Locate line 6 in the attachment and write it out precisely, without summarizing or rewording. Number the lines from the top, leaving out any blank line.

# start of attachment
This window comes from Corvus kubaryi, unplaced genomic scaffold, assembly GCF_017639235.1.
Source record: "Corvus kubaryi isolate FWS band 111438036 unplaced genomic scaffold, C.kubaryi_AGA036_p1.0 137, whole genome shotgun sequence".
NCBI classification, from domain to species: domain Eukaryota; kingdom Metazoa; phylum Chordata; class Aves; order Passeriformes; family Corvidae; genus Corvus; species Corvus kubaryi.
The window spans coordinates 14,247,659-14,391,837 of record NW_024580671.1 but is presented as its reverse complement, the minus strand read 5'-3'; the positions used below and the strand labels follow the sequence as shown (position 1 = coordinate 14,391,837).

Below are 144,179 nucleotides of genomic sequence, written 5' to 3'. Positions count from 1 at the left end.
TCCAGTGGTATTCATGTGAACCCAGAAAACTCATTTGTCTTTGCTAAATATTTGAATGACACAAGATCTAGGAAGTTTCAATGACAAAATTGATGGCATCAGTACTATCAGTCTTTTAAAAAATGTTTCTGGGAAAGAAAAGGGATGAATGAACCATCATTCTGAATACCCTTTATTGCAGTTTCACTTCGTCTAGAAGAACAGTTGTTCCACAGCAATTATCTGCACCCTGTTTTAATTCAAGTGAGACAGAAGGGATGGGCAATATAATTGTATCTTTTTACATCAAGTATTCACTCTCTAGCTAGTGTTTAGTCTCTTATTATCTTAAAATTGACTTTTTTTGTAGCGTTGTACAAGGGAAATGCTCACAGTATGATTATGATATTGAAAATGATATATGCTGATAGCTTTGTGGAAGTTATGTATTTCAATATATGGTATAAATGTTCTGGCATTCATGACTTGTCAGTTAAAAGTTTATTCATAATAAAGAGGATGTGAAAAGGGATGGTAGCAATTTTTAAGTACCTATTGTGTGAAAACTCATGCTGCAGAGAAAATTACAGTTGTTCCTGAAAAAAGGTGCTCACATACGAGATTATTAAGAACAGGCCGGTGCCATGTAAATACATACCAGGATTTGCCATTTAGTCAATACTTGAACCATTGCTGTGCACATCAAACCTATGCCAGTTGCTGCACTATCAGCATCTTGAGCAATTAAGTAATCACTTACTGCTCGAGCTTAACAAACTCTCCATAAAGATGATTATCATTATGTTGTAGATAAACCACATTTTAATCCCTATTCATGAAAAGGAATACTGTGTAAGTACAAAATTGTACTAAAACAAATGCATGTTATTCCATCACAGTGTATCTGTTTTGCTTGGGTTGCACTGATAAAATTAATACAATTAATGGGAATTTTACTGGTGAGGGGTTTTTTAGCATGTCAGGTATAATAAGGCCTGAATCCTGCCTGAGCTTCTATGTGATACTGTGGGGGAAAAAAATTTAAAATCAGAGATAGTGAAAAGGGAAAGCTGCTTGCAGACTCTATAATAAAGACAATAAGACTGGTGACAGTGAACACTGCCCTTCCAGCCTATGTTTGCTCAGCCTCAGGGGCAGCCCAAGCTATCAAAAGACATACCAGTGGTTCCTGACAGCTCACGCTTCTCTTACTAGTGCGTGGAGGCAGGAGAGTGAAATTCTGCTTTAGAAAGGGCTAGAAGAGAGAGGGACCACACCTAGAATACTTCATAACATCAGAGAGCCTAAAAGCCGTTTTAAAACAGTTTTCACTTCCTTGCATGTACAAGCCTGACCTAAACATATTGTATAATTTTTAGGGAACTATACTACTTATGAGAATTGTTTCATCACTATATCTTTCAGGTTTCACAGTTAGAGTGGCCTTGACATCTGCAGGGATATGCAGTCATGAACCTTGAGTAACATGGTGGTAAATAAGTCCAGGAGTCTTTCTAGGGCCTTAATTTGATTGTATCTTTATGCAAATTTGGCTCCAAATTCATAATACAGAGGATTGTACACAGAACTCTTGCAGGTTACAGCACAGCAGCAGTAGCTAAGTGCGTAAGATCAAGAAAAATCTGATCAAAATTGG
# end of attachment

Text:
TCCAGTGGTATTCATGTGAACCCAGAAAACTCATTTGTCTTTGCTAAATATTTGAATGACACAAGATCTAGGAAGTTTCAATGACAAAATTGATGGCATCAGTACTATCAGTCTTTTAAAAAATGTTTCTGGGAAAGAAAAGGGATGAATGAACCATCATTCTGAATACCCTTTATTGCAGTTTCACTTCGTCTAGAAGAACAGTTGTTCCACAGCAATTATCTGCACCCTGTTTTAATTCAAGTGAGACAGAAGGGATGGGCAATATAATTGTATCTTTTTACATCAAGTATTCACTCTCTAGCTAGTGTTTAGTCTCTTATTATCTTAAAATTGACTTTTTTTGTAGCGTTGTACAAGGGAAATGCTCACAGTATGATTATGATATTGAAAATGATATATGCTGATAGCTTTGTGGAAGTTATGTATTTCAATATATGGTATAAATGTTCTGGCATTCATGACTTGTCAGTTAAAAGTTTATTCATAATAAAGAGGATGTGAAAAGGGATGGTAGCAATTTTTAAGTACCTATTGTGTGAAAACTCATGCTGCAGAGAAAATTACAGTTGTTCCTGAAAAAAGGTGCTCACATACGAGATTATTAAGAACAGGCCGGTGCCATGTAAATACATACCAGGATTTGCCATTTAGTCAATACTTGAACCATTGCTGTGCACATCAAACCTATGCCAGTTGCTGCACTATCAGCATCTTGAGCAATTAAGTAATCACTTACTGCTCGAGCTTAACAAACTCTCCATAAAGATGATTATCATTATGTTGTAGATAAACCACATTTTAATCCCTATTCATGAAAAGGAATACTGTGTAAGTACAAAATTGTACTAAAACAAATGCATGTTATTCCATCACAGTGTATCTGTTTTGCTTGGGTTGCACTGATAAAATTAATACAATTAATGGGAATTTTACTGGTGAGGGGTTTTTTAGCATGTCAGGTATAATAAGGCCTGAATCCTGCCTGAGCTTCTATGTGATACTGTGGGGGAAAAAAATTTAAAATCAGAGATAGTGAAAAGGGAAAGCTGCTTGCAGACTCTATAATAAAGACAATAAGACTGGTGACAGTGAACACTGCCCTTCCAGCCTATGTTTGCTCAGCCTCAGGGGCAGCCCAAGCTATCAAAAGACATACCAGTGGTTCCTGACAGCTCACGCTTCTCTTACTAGTGCGTGGAGGCAGGAGAGTGAAATTCTGCTTTAGAAAGGGCTAGAAGAGAGAGGGACCACACCTAGAATACTTCATAACATCAGAGAGCCTAAAAGCCGTTTTAAAACAGTTTTCACTTCCTTGCATGTACAAGCCTGACCTAAACATATTGTATAATTTTTAGGGAACTATACTACTTATGAGAATTGTTTCATCACTATATCTTTCAGGTTTCACAGTTAGAGTGGCCTTGACATCTGCAGGGATATGCAGTCATGAACCTTGAGTAACATGGTGGTAAATAAGTCCAGGAGTCTTTCTAGGGCCTTAATTTGATTGTATCTTTATGCAAATTTGGCTCCAAATTCATAATACAGAGGATTGTACACAGAACTCTTGCAGGTTACAGCACAGCAGCAGTAGCTAAGTGCGTAAGATCAAGAAAAATCTGATCAAAATTGG